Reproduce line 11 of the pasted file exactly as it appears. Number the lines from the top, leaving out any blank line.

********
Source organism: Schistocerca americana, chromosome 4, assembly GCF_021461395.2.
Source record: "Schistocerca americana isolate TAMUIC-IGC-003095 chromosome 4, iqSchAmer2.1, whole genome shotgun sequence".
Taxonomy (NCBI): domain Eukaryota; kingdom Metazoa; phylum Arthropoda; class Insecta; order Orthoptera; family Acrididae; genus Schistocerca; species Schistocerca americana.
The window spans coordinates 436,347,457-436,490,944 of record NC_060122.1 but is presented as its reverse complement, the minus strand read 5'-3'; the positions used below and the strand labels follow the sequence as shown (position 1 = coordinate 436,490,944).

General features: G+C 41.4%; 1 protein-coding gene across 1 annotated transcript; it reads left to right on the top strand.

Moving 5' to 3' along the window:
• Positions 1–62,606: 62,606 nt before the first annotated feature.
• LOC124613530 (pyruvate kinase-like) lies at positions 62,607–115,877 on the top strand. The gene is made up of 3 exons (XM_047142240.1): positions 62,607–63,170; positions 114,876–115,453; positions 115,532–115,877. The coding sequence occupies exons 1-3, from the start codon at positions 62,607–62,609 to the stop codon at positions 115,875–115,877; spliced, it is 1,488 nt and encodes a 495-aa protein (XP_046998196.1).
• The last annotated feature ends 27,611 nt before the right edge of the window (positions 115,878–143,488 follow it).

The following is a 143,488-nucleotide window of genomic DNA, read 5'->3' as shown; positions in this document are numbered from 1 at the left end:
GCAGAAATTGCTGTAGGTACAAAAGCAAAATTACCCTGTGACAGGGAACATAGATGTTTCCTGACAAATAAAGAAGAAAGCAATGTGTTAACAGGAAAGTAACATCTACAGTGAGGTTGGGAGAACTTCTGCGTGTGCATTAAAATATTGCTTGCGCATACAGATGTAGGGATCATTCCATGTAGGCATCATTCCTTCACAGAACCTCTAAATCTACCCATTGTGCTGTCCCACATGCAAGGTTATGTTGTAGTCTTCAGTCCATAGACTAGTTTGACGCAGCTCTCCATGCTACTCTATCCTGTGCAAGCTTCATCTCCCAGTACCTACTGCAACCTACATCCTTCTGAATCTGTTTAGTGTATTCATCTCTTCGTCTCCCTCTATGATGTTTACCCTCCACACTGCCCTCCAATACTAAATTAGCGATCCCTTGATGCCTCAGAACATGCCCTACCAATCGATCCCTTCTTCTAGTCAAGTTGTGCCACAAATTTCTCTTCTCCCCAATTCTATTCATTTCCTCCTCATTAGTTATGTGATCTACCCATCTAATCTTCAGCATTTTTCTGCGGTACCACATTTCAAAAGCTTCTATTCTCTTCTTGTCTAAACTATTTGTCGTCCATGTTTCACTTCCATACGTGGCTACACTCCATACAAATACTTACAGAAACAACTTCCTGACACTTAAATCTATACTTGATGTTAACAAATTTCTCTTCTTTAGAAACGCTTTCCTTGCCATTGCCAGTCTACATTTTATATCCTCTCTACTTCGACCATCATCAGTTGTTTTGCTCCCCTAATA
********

GCAGAAATTGCTGTAGGTACAAAAGCAAAATTACCCTGTGACAGGGAACATAGATGTTTCCTGACAAATAAAGAAGAAAGCAATGTGTTAACAGGAAAGTAACATCTACAGTGAGGTTGGGAGAACTTCTGCGTGTGCATTAAAATATTGCTTGCGCATACAGATGTAGGGATCATTCCATGTAGGCATCATTCCTTCACAGAACCTCTAAATCTACCCATTGTGCTGTCCCACATGCAAGGTTATGTTGTAGTCTTCAGTCCATAGACTAGTTTGACGCAGCTCTCCATGCTACTCTATCCTGTGCAAGCTTCATCTCCCAGTACCTACTGCAACCTACATCCTTCTGAATCTGTTTAGTGTATTCATCTCTTCGTCTCCCTCTATGATGTTTACCCTCCACACTGCCCTCCAATACTAAATTAGCGATCCCTTGATGCCTCAGAACATGCCCTACCAATCGATCCCTTCTTCTAGTCAAGTTGTGCCACAAATTTCTCTTCTCCCCAATTCTATTCATTTCCTCCTCATTAGTTATGTGATCTACCCATCTAATCTTCAGCATTTTTCTGCGGTACCACATTTCAAAAGCTTCTATTCTCTTCTTGTCTAAACTATTTGTCGTCCATGTTTCACTTCCATACGTGGCTACACTCCATACAAATACTTACAGAAACAACTTCCTGACACTTAAATCTATACTTGATGTTAACAAATTTCTCTTCTTTAGAAACGCTTTCCTTGCCATTGCCAGTCTACATTTTATATCCTCTCTACTTCGACCATCATCAGTTGTTTTGCTCCCCTAATA